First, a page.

What are the psychodynamics behind extremism, absolutism and all insidious forms of polarization? On some level, the answers all relate to human beings’ inherent fear of death and their need for psychological defenses to deny or ease the endemic pain of the human condition.
In my observation of families, I have noted countless examples of well-meaning parents engaging in behavior that is insensitive, mis-attuned, or harmful to their children, while earnestly believing that they love them and have their best interests at heart. There are several reasons why it’s often difficult for parents to love their children.
Suppressing angry feelings inevitably has destructive consequences. I postulate four major ill effects of bypassing the feeling of angry emotions. They are (1) developing psychosomatic symptoms; (2) turning the anger against oneself; (3) projecting anger outward onto others; and (4) acting out hostile, negative behaviors.
Many developmental issues affect women’s sexuality. In this blog, we focus on seven psychological factors that tend to negatively impact a woman’s sexual desire, arousal and orgasmic capacity. Understanding these issues is useful in helping women achieve richer, more satisfying sexual lives.
Love — kindness, affection, sensitive attunement, respect, companionship — is not only difficult to find, but is even more challenging for many people to accept and tolerate. But why do love, positive acknowledgment and compliments arouse such animosity? There are a number of primary causes of this phenomenon.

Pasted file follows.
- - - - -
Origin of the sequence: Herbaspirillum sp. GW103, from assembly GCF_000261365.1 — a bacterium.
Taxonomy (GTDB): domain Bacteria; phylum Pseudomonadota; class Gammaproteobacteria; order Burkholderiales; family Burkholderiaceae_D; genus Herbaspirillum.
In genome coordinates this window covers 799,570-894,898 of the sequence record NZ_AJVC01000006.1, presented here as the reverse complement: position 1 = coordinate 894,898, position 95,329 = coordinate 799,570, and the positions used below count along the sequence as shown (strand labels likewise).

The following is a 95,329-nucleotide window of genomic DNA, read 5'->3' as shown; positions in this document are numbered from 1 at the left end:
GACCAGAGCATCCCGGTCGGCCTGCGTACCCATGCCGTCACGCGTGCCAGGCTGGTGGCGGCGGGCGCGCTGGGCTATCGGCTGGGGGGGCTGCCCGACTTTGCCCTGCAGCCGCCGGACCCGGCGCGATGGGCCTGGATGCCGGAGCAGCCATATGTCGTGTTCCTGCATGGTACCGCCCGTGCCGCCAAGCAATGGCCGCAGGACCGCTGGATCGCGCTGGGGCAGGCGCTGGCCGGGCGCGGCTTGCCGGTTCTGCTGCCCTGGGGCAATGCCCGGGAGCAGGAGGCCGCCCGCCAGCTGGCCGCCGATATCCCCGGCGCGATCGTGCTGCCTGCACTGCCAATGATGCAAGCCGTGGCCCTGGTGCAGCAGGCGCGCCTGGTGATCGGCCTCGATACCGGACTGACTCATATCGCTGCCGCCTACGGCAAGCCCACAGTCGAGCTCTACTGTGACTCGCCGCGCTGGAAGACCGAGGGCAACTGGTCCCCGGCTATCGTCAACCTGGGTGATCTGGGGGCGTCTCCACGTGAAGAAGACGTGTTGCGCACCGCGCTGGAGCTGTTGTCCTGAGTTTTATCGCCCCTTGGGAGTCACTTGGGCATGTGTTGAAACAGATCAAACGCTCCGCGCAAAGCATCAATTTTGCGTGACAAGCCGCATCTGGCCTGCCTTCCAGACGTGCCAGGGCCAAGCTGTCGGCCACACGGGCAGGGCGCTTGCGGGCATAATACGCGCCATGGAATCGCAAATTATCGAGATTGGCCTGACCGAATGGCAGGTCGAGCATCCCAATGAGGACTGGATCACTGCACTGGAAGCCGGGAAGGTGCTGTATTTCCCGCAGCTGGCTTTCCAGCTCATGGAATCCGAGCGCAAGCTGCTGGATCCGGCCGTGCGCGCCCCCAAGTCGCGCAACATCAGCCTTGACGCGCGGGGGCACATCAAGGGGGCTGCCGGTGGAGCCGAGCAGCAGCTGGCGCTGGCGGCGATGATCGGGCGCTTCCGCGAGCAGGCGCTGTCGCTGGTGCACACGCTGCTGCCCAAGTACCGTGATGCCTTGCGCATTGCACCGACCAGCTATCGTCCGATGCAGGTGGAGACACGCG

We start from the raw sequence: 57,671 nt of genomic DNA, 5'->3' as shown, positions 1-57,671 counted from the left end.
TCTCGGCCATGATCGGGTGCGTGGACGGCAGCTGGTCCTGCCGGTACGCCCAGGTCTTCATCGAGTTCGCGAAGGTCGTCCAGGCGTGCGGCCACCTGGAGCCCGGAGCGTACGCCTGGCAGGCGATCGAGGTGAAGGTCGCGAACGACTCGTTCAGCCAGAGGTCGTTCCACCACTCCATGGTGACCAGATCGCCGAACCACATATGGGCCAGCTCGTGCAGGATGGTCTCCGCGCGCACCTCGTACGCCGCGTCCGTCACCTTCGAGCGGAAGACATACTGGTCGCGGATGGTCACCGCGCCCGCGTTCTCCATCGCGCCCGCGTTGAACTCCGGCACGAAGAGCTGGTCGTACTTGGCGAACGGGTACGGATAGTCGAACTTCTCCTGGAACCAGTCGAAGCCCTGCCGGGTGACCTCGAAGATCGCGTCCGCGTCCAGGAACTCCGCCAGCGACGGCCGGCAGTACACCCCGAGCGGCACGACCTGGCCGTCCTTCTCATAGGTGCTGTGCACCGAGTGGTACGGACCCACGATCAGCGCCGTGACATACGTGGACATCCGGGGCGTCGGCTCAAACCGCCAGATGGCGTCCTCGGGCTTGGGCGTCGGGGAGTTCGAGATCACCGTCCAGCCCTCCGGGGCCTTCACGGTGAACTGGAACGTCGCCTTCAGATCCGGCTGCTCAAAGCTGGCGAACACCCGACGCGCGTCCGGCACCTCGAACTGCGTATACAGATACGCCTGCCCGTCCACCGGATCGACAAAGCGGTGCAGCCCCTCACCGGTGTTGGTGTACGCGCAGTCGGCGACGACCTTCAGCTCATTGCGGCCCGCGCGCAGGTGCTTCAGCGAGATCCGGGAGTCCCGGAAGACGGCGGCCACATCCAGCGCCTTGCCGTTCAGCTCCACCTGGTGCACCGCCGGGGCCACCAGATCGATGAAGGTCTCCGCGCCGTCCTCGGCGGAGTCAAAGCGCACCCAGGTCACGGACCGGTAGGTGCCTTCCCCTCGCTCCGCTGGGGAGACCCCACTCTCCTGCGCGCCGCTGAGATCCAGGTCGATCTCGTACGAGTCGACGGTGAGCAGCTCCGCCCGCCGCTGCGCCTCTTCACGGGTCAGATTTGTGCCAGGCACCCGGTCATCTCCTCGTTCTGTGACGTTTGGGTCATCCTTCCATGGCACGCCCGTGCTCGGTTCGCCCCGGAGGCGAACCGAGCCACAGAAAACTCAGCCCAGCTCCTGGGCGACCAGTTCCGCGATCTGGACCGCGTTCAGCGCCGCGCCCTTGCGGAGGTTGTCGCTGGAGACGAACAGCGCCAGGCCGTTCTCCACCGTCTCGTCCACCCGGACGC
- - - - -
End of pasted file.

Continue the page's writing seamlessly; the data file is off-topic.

You can address the problem of being an adult by recognizing and challenging defenses and altering childish behavior patterns. Learn how to become alert to situations and personal interactions that trigger your fear of growing up and take control over negative actions that relieve or quiet the fear.
What are the the principal barriers to living an adult existence? In this blog, I explore the psychodynamics underlying the tendency to hold onto a child’s perspective despite the emotional turmoil, maladaptation, and unhappiness it creates.
Most people are unaware that they are conducting their lives more from a child’s frame of reference than in an adult mode. Although men and women mature physically and become more capable in their practical lives, rarely do they achieve emotional maturity.
Instead of playing the role of expert, the ideal therapist would strive to be an authentic person.He or she would serve as a role model for the client, demonstrating through his or her responses and behavior, how to struggle against destructive forces within the personality and how to live less defensively.